“It’s incredibly fast,” said Kristian Andersen, a virologist at the Scripps Research Institute.

At the time, the discovery of a new coronavirus in the patient’s sample would not have proven that it was that pathogen, and not another virus or bacteria, that caused his illness, a said Dr. Andersen, although that would have been a reasonable assumption.

This consideration seems to weigh on Chinese scientists who are studying samples from the first patients. A researcher at a Chinese commercial laboratory who worked with Dr. Ren wrote about a blog end of January 2020 that even though it had identified a new virus in hospital samples, that alone did not demonstrate that the virus was causing cases of pneumonia, slowing down an official announcement.

In early 2020, the Chinese government also issued guidelines discouraging certain lines of scientific research and limiting the release of data on the virus.

Even once the virus’s genetic code was sent to the U.S. repository, it would have been difficult for U.S. officials responsible for the research-focused database to take note of it. The repository contains hundreds of millions of genetic sequences. Much of the selection process is automated.

And at least until Chinese authorities started sounding the alarm at the very end of December 2019, almost no one would have known to look for a new coronavirus among the piles of submissions.

“At the time, there was no way anyone at NCBI realized the importance of this,” said Alexander Crits-Christoph, a computational biologist, referring to the NIH center that runs GenBank. Beyond that, he said, genetic repositories like GenBank need to be careful about publicly releasing sequences, given that researchers often use the same data to prepare journal articles.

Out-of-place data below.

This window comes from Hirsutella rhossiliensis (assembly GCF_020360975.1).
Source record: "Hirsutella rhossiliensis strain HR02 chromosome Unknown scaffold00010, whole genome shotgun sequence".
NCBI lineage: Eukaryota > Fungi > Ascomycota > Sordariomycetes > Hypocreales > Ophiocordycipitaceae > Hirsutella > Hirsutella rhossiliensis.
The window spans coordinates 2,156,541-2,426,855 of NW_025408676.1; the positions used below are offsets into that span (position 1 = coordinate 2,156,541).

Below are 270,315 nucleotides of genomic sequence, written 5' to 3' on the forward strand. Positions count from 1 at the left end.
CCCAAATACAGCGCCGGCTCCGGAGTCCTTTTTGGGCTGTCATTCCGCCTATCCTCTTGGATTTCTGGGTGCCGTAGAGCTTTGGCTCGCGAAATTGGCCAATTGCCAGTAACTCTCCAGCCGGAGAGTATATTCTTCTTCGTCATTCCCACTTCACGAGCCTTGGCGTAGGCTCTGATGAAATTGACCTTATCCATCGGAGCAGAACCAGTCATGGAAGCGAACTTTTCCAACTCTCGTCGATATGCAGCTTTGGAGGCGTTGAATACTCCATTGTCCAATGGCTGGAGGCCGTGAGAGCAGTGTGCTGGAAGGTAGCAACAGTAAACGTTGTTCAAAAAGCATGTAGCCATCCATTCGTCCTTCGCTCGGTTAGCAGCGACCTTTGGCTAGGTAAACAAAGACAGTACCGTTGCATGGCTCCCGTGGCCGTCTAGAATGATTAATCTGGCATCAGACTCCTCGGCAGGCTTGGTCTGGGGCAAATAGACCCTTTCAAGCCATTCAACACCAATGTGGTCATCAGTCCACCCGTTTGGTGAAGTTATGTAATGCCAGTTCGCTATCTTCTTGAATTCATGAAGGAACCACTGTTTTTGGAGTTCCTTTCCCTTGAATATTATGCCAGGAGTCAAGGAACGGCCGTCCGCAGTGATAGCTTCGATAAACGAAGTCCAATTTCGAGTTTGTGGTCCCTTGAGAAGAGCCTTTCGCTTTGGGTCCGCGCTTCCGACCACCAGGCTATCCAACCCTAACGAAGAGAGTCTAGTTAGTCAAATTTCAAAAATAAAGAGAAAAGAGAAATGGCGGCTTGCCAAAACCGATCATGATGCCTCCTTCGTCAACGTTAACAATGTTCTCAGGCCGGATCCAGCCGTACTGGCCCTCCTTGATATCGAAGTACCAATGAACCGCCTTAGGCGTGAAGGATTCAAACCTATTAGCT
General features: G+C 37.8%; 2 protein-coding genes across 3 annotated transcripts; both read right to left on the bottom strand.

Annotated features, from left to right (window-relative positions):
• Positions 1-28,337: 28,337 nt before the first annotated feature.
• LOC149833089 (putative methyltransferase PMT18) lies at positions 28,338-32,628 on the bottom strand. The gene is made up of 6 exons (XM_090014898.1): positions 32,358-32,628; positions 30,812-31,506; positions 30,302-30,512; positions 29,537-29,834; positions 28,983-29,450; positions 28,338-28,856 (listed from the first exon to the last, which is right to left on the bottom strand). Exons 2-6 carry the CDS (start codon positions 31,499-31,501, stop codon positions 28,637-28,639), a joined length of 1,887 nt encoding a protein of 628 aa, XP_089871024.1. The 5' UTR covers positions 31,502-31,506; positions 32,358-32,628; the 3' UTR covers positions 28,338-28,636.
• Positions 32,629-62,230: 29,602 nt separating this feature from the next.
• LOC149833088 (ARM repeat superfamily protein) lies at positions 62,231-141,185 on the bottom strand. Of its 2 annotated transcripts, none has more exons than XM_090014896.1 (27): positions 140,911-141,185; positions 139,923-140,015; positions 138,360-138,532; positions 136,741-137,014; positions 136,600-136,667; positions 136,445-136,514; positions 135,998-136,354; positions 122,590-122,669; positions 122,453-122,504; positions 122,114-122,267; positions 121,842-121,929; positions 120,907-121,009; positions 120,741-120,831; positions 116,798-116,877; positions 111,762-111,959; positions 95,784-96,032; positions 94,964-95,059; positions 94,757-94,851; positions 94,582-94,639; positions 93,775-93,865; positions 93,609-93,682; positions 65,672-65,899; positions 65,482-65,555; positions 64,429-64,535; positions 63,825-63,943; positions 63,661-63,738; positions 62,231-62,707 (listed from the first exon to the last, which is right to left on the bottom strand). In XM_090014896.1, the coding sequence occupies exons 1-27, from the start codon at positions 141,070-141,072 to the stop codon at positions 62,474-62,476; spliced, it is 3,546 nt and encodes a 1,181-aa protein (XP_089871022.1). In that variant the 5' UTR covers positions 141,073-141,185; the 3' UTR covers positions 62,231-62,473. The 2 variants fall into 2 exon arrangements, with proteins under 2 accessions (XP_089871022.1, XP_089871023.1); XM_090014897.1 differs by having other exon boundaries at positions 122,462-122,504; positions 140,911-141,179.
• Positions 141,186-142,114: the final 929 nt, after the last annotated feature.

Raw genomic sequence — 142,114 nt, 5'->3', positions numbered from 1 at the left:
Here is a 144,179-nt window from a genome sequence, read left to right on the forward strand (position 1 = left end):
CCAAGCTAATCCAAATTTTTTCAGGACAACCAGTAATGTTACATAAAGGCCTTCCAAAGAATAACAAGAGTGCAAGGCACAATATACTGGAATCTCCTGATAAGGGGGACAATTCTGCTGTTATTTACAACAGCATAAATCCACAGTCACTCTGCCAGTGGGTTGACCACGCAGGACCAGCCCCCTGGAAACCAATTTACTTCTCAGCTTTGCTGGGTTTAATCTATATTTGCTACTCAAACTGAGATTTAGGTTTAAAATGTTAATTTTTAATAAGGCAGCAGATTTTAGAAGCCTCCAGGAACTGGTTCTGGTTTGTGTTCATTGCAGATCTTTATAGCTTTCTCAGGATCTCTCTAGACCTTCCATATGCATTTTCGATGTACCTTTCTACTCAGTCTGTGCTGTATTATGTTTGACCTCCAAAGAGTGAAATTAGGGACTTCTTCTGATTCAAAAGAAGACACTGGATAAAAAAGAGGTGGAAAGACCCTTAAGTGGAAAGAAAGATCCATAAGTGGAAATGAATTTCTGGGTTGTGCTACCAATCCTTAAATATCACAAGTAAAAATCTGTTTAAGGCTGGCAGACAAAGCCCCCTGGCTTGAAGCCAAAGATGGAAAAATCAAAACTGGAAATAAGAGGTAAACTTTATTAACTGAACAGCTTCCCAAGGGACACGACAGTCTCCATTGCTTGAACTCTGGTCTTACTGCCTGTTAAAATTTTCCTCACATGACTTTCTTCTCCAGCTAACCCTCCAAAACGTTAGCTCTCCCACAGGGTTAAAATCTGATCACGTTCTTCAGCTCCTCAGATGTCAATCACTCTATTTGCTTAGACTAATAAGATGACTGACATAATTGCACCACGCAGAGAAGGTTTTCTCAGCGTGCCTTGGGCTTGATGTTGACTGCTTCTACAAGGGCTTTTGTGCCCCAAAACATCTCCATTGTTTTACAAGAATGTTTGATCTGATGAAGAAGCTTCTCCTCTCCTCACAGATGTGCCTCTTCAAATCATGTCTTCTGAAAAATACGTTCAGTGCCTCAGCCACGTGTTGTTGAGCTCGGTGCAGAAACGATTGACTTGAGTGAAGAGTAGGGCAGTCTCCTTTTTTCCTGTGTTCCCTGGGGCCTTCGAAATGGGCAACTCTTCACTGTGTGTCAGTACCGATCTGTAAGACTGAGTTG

Still, some scientists say health officials in the United States and around the world have been slow to modernize databases like GenBank to allow them to capture sequences that could have critical implications for public health.

Such a database could, for example, automatically search for new pathogens whose genetic codes overlap with those known to be dangerous, Dr. Kamil said. And it could ensure that such footage is released more widely, even as health officials wait for missing details or revisions.

“Give this footage into the care of a janitor, my God,” he said. “Why haven’t the agencies in charge of public health or global health stepped up their game and said, ‘It’s 2024, we need to be safer so things like this don’t happen again ? »

Avatar photo

Eric D. Eilerman

Related Posts

Leave a Reply

Your email address will not be published. Required fields are marked *

Read also x